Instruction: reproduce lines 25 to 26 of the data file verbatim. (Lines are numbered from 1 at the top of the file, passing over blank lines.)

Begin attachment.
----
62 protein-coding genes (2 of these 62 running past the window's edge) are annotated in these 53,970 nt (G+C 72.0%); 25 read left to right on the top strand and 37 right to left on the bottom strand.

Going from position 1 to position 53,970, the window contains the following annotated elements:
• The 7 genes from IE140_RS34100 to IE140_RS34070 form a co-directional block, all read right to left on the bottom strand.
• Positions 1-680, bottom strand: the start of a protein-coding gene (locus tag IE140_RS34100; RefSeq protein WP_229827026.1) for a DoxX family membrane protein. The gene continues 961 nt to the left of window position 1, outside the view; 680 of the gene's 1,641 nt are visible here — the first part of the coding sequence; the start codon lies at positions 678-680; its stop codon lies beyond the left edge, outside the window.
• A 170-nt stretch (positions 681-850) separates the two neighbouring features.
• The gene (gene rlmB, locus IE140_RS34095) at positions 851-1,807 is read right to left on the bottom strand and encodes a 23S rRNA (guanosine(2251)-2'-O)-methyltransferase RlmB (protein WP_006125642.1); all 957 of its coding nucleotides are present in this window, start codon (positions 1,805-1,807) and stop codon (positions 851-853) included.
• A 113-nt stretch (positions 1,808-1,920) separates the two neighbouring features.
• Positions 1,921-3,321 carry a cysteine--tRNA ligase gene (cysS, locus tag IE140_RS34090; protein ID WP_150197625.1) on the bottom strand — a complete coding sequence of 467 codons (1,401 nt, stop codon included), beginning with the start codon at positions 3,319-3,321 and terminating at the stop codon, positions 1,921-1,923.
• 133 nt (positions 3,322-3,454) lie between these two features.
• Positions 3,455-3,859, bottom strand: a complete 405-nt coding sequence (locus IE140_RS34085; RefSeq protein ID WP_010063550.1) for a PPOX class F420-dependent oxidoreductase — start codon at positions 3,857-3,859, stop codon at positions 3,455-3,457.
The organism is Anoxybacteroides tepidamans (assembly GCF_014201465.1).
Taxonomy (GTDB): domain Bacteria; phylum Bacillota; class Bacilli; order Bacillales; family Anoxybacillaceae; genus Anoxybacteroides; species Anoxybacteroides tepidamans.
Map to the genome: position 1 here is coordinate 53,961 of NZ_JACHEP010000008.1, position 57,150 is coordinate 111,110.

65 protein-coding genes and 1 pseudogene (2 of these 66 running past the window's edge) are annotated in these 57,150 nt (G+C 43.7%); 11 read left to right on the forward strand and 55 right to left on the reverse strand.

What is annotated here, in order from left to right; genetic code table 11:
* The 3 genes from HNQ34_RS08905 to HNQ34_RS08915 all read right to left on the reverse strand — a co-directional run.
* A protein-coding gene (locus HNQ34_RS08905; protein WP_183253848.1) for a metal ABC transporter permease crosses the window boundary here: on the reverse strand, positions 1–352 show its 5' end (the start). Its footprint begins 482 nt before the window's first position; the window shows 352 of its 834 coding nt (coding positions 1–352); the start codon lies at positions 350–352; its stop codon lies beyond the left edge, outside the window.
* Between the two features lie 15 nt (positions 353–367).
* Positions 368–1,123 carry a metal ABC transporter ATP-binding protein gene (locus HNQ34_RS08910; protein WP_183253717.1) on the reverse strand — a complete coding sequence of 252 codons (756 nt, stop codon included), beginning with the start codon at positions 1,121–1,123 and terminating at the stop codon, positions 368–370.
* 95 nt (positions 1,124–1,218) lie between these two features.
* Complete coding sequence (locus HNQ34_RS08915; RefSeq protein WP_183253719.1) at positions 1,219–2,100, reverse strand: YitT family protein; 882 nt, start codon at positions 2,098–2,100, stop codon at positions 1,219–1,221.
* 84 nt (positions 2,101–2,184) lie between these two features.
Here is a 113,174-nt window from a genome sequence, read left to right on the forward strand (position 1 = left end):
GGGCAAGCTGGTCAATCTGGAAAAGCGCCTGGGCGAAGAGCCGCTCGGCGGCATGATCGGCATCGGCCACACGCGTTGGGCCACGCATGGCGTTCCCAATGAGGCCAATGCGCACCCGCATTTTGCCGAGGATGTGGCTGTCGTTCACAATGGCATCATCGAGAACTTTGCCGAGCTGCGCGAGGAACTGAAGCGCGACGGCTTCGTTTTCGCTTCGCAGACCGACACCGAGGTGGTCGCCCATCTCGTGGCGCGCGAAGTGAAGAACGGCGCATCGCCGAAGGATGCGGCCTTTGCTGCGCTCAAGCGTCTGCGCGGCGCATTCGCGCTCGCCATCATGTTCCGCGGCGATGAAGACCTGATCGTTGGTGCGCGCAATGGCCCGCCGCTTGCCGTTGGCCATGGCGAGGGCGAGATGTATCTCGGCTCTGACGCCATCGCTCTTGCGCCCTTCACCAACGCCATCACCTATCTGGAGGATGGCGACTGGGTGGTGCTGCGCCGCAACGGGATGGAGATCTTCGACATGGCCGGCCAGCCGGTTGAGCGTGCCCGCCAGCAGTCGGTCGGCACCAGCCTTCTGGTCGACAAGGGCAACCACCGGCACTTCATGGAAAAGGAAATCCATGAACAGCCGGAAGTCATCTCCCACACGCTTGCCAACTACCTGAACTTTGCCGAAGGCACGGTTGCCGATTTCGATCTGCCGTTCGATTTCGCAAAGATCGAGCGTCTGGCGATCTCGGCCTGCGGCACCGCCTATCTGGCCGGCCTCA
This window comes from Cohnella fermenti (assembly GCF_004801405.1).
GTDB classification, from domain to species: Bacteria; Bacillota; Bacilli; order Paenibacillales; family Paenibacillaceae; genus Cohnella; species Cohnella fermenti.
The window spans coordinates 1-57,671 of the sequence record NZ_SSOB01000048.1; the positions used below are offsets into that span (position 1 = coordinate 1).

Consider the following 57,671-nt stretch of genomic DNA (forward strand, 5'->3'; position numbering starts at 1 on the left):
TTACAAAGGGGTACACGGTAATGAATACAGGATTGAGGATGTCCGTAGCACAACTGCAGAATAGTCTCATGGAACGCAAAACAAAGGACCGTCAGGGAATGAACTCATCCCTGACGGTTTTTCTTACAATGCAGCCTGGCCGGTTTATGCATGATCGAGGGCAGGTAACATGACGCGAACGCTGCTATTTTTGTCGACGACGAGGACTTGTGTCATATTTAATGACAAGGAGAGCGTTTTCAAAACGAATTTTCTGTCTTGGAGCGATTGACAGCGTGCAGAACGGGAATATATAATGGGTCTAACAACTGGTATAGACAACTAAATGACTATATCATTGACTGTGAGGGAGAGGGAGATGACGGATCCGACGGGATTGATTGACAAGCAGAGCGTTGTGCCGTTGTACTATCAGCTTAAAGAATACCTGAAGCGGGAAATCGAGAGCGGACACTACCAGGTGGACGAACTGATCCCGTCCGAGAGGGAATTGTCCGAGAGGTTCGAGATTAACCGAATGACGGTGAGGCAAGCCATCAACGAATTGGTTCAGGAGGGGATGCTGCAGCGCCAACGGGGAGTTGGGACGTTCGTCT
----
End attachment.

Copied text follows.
This window comes from Cohnella fermenti (assembly GCF_004801405.1).
GTDB classification, from domain to species: Bacteria; Bacillota; Bacilli; order Paenibacillales; family Paenibacillaceae; genus Cohnella; species Cohnella fermenti.